Source Audio Kingmaker Fuzz Effect Pedal
By Chris Loeffler |
Source Audio Kingmaker Fuzz Effect Pedal
Three classic fuzz tones, remastered
by Chris Loeffler
Fuzz (and distortion in general) has been the sonic tool that’s taken the longest to make a credible leap to the digital world. Primitive circuits with rudimentary breakup seems to be hard to re-create in the digital realm, especially the dynamic response and interaction players experience between their pickups and a gain circuit. That said, modeling has come a long way, and a few digitally created, gain-based effects have been popping up lately that can hold their own against their analog inspirations. Enter Source Audio, a collection of effects designers with more than a decade of leading the software path for stompbox effects.
The Source Audio Kingmaker features controls for Drive, Level, Bass, and Treble, a three-position mode switch, stereo inputs and outputs, and a 9V power jack. Similar to the other Source Audio One Series pedals we’ve reviewed (Source Audio Nemesis Delay and Mercury Flanger), the Kingmaker Fuzz is compatible with the Neuro App for deep editing and access to additional sounds.
What You Need to Know
Out of the box, the Source Audio Kingmaker Fuzz has three different flavors of fuzz, selectable by a three-way toggle. Each of these fuzz tones (Heavy, Normal, and Octave) is the tonal equivalent of a classic fuzz type, which I’ll address individually. The Treble and Bass controls work effectively as a post-EQ; they're more about carving the distortion’s shape. High end is often the weakest point in digital distortion, but not so in the Kingmaker…even extreme treble settings add brightness without noise or harsh fizz.
The Heavy setting is clearly in the Big Muff Pi (BMP) world, with articulate, thick fuzz and nearly infinite sustain. The body is fuller than some scooped variants of the BMP, and there’s a cutting midrange. While I mean this in the best way possible, the Heavy setting is incredibly consistent and more reliable than any BMP I’ve played without sounding artificial. It maintains the texture and response of a BMP with an additional level of polish.
The Normal setting, Source Audio’s take on a classic Fuzz Face voicing, hit the marks for what I expect from a Fuzz Face - extremely responsive to changes in input volume, thick and bold in high-gain settings, and raspy yet defined at low-gain settings. Changing pickups and playing with the volume and tone controls of your guitar yields dozens of flavors of gain. The Normal setting certainly surprised me the most because of how much it felt and sounded like a classic ge/si Fuzz Face.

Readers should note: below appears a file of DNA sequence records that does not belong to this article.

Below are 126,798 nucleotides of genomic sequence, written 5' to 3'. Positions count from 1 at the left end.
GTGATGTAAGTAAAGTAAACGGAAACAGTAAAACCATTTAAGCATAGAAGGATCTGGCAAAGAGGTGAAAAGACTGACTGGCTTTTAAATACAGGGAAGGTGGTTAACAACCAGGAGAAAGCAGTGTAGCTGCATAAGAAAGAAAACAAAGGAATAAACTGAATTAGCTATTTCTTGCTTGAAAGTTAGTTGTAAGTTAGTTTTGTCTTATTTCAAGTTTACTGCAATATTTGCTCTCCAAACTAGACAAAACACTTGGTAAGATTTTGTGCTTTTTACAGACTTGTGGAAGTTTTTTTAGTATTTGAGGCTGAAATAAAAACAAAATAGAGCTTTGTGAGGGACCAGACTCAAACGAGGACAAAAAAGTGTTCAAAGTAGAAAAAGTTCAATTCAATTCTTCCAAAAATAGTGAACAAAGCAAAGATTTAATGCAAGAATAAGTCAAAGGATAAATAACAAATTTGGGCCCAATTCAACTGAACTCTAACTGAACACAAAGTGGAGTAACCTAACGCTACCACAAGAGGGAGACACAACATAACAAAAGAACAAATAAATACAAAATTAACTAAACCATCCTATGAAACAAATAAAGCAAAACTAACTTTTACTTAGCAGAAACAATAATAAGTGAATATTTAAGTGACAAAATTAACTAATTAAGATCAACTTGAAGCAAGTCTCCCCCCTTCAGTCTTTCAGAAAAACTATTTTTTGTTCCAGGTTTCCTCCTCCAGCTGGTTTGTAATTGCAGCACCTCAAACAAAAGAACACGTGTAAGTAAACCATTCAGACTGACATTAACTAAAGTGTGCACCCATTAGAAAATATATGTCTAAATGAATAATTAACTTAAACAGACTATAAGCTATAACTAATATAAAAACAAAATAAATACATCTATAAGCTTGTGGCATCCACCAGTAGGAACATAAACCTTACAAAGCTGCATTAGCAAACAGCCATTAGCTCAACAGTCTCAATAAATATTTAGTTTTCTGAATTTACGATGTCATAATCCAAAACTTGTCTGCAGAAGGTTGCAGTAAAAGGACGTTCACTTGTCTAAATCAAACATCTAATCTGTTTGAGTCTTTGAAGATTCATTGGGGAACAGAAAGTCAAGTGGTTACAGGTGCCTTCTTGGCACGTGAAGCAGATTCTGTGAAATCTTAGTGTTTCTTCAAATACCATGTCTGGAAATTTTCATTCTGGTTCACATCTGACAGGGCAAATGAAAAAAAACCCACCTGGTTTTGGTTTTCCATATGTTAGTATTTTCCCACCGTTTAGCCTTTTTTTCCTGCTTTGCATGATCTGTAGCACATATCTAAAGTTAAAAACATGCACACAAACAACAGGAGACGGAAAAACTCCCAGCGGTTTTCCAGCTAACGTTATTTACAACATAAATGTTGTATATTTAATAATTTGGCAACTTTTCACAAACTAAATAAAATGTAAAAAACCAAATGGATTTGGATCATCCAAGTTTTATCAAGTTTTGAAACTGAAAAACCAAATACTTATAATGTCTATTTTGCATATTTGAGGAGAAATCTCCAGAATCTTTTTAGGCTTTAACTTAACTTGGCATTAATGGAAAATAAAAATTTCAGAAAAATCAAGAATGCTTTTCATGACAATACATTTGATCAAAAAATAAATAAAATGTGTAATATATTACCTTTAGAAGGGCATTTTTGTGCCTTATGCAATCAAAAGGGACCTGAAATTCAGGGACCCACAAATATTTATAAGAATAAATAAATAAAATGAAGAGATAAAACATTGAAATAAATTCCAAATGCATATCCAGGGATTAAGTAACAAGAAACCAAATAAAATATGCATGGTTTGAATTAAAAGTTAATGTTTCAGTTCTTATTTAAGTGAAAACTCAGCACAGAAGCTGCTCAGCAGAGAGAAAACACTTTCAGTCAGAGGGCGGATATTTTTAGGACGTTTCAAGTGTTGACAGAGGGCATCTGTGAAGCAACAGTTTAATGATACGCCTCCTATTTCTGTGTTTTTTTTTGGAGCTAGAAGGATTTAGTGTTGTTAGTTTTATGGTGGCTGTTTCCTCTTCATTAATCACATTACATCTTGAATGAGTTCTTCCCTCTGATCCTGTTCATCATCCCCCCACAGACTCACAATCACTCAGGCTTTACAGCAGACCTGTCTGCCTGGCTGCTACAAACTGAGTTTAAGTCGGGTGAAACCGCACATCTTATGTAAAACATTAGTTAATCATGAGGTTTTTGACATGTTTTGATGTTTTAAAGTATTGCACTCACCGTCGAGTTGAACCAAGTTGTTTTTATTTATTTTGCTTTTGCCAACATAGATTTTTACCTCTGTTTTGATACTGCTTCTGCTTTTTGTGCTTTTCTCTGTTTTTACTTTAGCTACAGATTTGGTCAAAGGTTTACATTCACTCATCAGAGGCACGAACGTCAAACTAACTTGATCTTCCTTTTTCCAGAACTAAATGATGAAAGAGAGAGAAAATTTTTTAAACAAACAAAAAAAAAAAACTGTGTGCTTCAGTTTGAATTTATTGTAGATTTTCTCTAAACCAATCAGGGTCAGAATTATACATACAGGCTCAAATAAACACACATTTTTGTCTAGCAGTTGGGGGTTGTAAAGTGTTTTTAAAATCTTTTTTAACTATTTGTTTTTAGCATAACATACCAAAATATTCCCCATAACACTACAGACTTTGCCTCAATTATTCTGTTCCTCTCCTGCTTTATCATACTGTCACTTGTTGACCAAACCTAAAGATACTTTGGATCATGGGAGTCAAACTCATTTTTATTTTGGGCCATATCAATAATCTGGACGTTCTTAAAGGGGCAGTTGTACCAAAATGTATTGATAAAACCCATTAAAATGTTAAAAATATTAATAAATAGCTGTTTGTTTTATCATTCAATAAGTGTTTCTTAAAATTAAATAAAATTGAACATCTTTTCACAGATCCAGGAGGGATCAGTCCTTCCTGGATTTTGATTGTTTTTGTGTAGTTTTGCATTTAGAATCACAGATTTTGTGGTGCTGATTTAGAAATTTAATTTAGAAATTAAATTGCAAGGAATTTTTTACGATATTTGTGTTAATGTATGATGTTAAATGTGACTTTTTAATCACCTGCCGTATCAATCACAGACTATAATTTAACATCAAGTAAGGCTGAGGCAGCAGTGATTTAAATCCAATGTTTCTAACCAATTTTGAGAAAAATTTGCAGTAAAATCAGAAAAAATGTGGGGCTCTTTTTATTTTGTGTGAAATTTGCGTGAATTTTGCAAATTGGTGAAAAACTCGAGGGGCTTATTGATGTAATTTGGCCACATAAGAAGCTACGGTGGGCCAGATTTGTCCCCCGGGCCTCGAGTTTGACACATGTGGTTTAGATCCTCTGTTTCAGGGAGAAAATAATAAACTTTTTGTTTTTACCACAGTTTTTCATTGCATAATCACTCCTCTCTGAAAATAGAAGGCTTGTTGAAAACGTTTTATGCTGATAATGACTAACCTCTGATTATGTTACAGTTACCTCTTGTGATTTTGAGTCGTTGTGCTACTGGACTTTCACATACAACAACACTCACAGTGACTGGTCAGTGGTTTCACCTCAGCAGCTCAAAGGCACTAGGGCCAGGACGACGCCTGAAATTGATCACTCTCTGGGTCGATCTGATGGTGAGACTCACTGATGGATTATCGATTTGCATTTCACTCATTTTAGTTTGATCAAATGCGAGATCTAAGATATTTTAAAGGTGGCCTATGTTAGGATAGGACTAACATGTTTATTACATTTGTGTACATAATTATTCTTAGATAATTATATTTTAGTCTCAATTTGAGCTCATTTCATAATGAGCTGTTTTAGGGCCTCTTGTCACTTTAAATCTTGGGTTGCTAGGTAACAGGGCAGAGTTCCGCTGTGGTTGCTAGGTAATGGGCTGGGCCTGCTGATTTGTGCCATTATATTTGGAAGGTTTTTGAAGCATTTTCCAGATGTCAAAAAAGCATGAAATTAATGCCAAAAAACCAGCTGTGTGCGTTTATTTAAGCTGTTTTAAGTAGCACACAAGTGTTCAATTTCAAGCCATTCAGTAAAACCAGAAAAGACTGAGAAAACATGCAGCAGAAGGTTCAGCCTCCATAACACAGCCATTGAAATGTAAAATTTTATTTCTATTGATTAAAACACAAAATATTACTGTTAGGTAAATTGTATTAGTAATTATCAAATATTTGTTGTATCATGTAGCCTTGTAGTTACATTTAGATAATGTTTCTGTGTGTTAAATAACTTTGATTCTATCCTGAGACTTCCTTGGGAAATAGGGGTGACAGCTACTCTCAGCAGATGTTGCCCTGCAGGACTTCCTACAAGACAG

The Octave setting is a pure Octavio effect with a dirty grit of analog doubling that is dead-on in its vintage flavor. The Bass and Treble controls are particularly useful in creating something new from something old, dialing in the presence and body in ways not possible in the analog circuit. Lastly, for those who’ve played through analog octave effects, the octave effect is significantly more consistent and forgiving. The sound is pure analog grind, but it doesn’t struggle as much to spit out the octave.
Using Source Audio’s Neuro App gives access to 40 other distortion settings via the Neuro App, which you can download to your phone or tablet. The App also provides expanded tone and volume options, including multiple bands of Mid control (especially helpful for live performances where fuzz can sometimes get lost if too scooped). These other effects, such as the Rat and the Tone Bender MKII, further flesh out the sonic options, and can be assigned over any of the three presets on the pedal itself.
Switching among the fuzzes requires flicking a small toggle switch, so don’t count on jumping between fuzzes mid-song.
The Source Audio Kingmaker Fuzz sounds and feels like the analog fuzzes it seeks to emulate, capturing the richness and quirks of classic effects while correcting some of the unpredictability inherent in the analog circuitry required to produce the effect. Some purists may decry the minimization of the unpredictability as removing a part of what makes that effect special, but one would be hard pressed to claim the effects didn’t sound or play faithfully when compared to the originals. Three great-sounding fuzzes (well, forty-three, if you count the Neuro app), with an incredibly powerful EQ section and true-stereo ins and outs for under $200, will likely appeal to a lot of people.
Chris Loeffler is a multi-instrumentalist and the Content Strategist of Harmony Central. In addition to his ten years experience as an online guitar merchandiser, marketing strategist, and community director he has worked as an international exporter, website consultant and brand manager. When he’s not working he can be found playing music, geeking out on guitar pedals and amps, and brewing tasty beer.